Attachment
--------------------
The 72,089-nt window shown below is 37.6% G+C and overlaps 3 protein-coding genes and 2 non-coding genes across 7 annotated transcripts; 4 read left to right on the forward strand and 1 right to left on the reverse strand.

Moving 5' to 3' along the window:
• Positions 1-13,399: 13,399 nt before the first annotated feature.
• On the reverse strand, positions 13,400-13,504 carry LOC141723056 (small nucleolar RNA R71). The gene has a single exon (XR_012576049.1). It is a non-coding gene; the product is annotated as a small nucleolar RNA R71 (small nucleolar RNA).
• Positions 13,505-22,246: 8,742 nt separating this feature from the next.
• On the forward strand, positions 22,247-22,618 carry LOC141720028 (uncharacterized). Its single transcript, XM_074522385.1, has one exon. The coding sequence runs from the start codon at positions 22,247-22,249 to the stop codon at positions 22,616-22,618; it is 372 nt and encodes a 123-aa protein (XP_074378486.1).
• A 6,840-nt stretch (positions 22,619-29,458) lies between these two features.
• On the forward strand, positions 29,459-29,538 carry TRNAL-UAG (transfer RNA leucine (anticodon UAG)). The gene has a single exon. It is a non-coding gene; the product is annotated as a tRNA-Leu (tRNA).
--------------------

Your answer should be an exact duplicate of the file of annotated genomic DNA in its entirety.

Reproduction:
The 72,089-nt window shown below is 37.6% G+C and overlaps 3 protein-coding genes and 2 non-coding genes across 7 annotated transcripts; 4 read left to right on the forward strand and 1 right to left on the reverse strand.

Moving 5' to 3' along the window:
• Positions 1-13,399: 13,399 nt before the first annotated feature.
• On the reverse strand, positions 13,400-13,504 carry LOC141723056 (small nucleolar RNA R71). The gene has a single exon (XR_012576049.1). It is a non-coding gene; the product is annotated as a small nucleolar RNA R71 (small nucleolar RNA).
• Positions 13,505-22,246: 8,742 nt separating this feature from the next.
• On the forward strand, positions 22,247-22,618 carry LOC141720028 (uncharacterized). Its single transcript, XM_074522385.1, has one exon. The coding sequence runs from the start codon at positions 22,247-22,249 to the stop codon at positions 22,616-22,618; it is 372 nt and encodes a 123-aa protein (XP_074378486.1).
• A 6,840-nt stretch (positions 22,619-29,458) lies between these two features.
• On the forward strand, positions 29,459-29,538 carry TRNAL-UAG (transfer RNA leucine (anticodon UAG)). The gene has a single exon. It is a non-coding gene; the product is annotated as a tRNA-Leu (tRNA).